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The Illusion of Partnership

Tuesday, April 10, 2018

Looking over a physician’s contract I was reviewing the other day I came upon a single sentence set into the “benefits” section:

“After twenty four (24) months of continuous employment employee will be eligible for consideration as a partner of group.”

I’ve seen this language in countless contracts. Many of my clients, especially those looking at an employment agreement for the first time, have found it extremely enticing, as it seems to hold out a carrot of great value, one to strive for.

My question is always: What does that sentence mean?

Partnerships, and the operational documents that govern them, are all over the map when it comes to meaning, purpose and design. I have worked with clients who belonged to larger groups that were extremely well designed, with the partners contributing a portion of their income to create an MSO or IPA type entity that provided services like billing, credentialing, payer negotiations, HR, and the myriad issues related to compliance. Other large groups have arrangements to share income from ancillary services. In these organizations partnership means something in value, beyond the ability to vote on group measures.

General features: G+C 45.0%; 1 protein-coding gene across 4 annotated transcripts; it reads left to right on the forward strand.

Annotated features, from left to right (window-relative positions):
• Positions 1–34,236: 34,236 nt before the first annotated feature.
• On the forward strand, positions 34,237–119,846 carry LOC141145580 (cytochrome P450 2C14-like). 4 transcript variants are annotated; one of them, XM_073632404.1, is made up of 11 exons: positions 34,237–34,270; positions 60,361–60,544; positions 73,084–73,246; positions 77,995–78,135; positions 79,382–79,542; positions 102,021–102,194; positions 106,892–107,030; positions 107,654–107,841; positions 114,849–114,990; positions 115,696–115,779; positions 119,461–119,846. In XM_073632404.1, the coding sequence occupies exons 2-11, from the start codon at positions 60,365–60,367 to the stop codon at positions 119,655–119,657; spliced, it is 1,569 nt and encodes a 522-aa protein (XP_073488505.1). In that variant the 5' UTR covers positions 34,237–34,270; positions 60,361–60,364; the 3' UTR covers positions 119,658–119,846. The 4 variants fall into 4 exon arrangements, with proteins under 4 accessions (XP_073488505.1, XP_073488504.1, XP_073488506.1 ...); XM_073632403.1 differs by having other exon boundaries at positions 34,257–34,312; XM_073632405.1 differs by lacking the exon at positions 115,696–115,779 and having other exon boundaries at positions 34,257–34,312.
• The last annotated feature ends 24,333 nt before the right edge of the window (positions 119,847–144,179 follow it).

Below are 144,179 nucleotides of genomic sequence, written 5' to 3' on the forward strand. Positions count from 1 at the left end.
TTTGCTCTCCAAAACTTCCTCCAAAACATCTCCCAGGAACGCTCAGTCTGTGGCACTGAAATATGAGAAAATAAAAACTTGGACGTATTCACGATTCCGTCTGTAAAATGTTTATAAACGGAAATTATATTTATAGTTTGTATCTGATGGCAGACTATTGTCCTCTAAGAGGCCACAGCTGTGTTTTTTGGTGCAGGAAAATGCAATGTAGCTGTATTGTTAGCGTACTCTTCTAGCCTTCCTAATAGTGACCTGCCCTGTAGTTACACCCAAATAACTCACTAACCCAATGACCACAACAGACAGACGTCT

But the smaller groups, which is where the contract in question came from, tend to be much less defined when it comes to meaning (some have no idea of what partnership can look like or even how it could be organized). That was certainly the case in this matter.

My client, who had become an employee prior to our meeting, had found that there was truly little or no financial benefit in partnership. Since all of the partners followed the dictum “eat what you kill”, the partnership had no cash, and it’s only assets were the furniture and fixtures found at their two offices. The partners had abdicated all HR decisions to the office manager; she was also in charge of reporting and oversaw billing and collections. However, other than the individual income reports generated for the docs, there was no financial reporting on the partnership.

The practice was successful for its doctors, but the partners were timid about making tough decisions, and partnership “meetings” were more about getting it over with than really exploring current and future operations. There were too many employees and none of the partners was interested in tight financial management. There was no budgeting for the costs of practice improvements.

In short, this partnership was nothing more than mechanism to require a response to cash calls for unanticipated expenses.

My client was staging his departure as a result—our analysis was that this partnership would be fraught with problems unless major changes could be made (and the existing partners had demonstrated no interest in doing so).

Partnership was an illusion. Make sure to ask lots of questions if you see this clause in a contract, just to see if it really has any weight. Tom Ellis III

Tom has been a healthcare consultant in the North Texas area for over twenty years, and has worked with a variety of clients, focusing on physicians.  More information on Tom can be found at  


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